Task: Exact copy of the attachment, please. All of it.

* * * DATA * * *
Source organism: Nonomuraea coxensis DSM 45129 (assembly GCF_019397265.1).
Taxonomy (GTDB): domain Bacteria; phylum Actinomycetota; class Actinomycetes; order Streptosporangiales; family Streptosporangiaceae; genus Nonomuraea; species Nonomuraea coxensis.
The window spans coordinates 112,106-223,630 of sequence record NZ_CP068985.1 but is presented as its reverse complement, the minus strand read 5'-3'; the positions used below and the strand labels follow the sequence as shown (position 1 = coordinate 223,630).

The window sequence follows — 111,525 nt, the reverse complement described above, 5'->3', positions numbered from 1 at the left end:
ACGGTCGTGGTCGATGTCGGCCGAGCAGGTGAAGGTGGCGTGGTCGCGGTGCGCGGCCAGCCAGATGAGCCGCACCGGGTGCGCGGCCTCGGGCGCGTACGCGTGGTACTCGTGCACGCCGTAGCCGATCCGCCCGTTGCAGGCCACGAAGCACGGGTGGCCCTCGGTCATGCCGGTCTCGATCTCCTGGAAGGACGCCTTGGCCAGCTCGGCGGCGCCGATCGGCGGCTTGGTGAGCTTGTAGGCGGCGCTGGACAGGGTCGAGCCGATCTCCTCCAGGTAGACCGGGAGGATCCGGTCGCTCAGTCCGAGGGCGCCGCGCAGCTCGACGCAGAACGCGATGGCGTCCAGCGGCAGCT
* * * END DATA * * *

Source organism: Nonomuraea coxensis DSM 45129 (assembly GCF_019397265.1).
Taxonomy (GTDB): domain Bacteria; phylum Actinomycetota; class Actinomycetes; order Streptosporangiales; family Streptosporangiaceae; genus Nonomuraea; species Nonomuraea coxensis.
The window spans coordinates 112,106-223,630 of sequence record NZ_CP068985.1 but is presented as its reverse complement, the minus strand read 5'-3'; the positions used below and the strand labels follow the sequence as shown (position 1 = coordinate 223,630).

The window sequence follows — 111,525 nt, the reverse complement described above, 5'->3', positions numbered from 1 at the left end:
ACGGTCGTGGTCGATGTCGGCCGAGCAGGTGAAGGTGGCGTGGTCGCGGTGCGCGGCCAGCCAGATGAGCCGCACCGGGTGCGCGGCCTCGGGCGCGTACGCGTGGTACTCGTGCACGCCGTAGCCGATCCGCCCGTTGCAGGCCACGAAGCACGGGTGGCCCTCGGTCATGCCGGTCTCGATCTCCTGGAAGGACGCCTTGGCCAGCTCGGCGGCGCCGATCGGCGGCTTGGTGAGCTTGTAGGCGGCGCTGGACAGGGTCGAGCCGATCTCCTCCAGGTAGACCGGGAGGATCCGGTCGCTCAGTCCGAGGGCGCCGCGCAGCTCGACGCAGAACGCGATGGCGTCCAGCGGCAGCT